BY BONNIE ROSENSTOCK | Joey Aponte was 13 when he, his mother and two brothers moved away from the Vladeck Houses on Madison Street on the Lower East Side. But he always knew he would return to the community. A little more three years ago, he inaugurated his dream restaurant, The Cabin NYC, at 205 E. Fourth Street between Avenues A and B. He felt at home.
Over the years Aponte had variously worked as a dishwasher, bartender and restaurant manager and opened up a lot of restaurants for other people around the country. He even had a nightclub in Midtown. But he always remembered his roots.
“This is the first time I am creating for myself and my family,” he said. “There’s no better place to open up a business than on the Lower East Side.”
In the 1980s, the Lower East Side was “really bad,” Aponte recalled, “and the schools were worse. It wasn’t about teaching. It was about keeping order, going through metal detectors, bullying and teachers as babysitters.”
His mother, Rosa Aponte, worked three jobs to take her sons out of the beleaguered ’hood. She was working full time as a housekeeper at Gouverneur Hospital on Madison Street the first time she was turned down for a bank loan. Undeterred, she took on a second job cleaning banks nearby. She was turned down again. So during her remaining waking moments, she cleaned private homes.
“We kids were raising ourselves at this point,” Aponte recalled. “The Boys Club on East 10th Street was like our daycare.”
In 1995, Rosa finally got that loan approved and moved her sons to a house in Bellport, on the South Shore of Long Island, an area of the rich and famous, but “with a diverse part, too,” Aponte noted. “She’s my superhero. She tried to give us a better opportunity.”
In 2008, Rosa retired from Gouverneur after 30 years of service. Now 74, she still returns to the neighborhood to attend St. Mary’s Church on Grand Street.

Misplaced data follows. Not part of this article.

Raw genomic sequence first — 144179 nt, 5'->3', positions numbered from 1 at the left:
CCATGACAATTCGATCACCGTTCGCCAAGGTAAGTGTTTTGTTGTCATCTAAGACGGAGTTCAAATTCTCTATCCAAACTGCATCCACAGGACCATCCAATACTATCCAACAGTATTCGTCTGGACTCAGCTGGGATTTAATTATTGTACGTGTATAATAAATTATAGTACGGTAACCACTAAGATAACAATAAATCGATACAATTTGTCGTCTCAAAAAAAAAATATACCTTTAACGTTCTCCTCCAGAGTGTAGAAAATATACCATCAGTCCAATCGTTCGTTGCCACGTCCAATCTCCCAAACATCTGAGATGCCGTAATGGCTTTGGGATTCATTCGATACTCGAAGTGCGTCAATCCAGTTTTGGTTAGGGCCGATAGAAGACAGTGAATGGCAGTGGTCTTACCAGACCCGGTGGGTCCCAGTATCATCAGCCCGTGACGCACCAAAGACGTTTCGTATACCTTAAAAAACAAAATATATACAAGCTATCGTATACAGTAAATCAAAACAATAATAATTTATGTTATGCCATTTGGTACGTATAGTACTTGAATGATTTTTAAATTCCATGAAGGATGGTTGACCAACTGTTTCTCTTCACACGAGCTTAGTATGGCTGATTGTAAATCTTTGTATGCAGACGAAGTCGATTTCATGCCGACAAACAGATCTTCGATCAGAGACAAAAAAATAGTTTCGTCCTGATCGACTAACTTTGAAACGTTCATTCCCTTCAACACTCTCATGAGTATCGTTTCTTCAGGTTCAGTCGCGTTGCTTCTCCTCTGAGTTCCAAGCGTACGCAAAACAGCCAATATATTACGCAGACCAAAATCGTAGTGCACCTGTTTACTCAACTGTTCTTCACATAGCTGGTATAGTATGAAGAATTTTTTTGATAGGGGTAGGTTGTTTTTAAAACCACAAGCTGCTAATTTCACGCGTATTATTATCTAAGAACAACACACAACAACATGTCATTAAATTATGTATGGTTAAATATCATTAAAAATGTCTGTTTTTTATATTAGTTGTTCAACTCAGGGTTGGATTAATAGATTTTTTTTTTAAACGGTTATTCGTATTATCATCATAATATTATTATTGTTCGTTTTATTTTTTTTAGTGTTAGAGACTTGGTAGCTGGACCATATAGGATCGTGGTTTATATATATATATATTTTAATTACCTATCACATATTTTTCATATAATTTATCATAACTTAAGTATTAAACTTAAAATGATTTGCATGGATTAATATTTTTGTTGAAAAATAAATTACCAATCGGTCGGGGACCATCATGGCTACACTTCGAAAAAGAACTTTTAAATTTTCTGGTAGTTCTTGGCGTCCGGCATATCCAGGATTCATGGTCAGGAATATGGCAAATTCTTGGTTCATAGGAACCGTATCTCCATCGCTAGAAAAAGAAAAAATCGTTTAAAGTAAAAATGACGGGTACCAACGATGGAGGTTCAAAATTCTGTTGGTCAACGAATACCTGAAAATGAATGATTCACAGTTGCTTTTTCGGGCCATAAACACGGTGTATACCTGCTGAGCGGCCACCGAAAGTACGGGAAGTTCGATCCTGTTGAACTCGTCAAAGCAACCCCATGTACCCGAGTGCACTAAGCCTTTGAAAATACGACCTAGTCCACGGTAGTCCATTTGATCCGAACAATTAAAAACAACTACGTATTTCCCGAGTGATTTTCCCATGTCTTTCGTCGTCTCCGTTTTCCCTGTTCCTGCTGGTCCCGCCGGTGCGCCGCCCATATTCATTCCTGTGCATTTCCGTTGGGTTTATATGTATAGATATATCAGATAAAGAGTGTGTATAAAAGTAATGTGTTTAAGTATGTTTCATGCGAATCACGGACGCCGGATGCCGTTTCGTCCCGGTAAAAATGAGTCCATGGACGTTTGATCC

As a Latino kid from the Lower East Side — his father, who is out of the picture, is Puerto Rican; his mother is Peruvian — Aponte was so far behind in his new school that they put him in a bilingual class.
“It was tough going from the ’hood to Bellport,” he recalled. “The culture on the Lower East Side was to get a graffiti haircut, so I had my name on my head. In Bellport I was a thug.”
But nothing says popularity and acceptance like being a star athlete. In high school he was a running back, with a Hall of Fame coach. He became an all-American in lacrosse and played pro for a year. He went to a junior college in Maryland and graduated from Farmingdale State College on Long Island, having studied security systems and psychology.
“I went from barely graduating high school and being the last in my class to being successful now,” he said.
Aponte, 40, describes The Cabin NYC as “an elegant place made for adults 25 and older.” It gets high marks on Yelp as an East Village go-to destination. “This is the place to come for dinner, cocktails or as an after-dinner spot,” he said.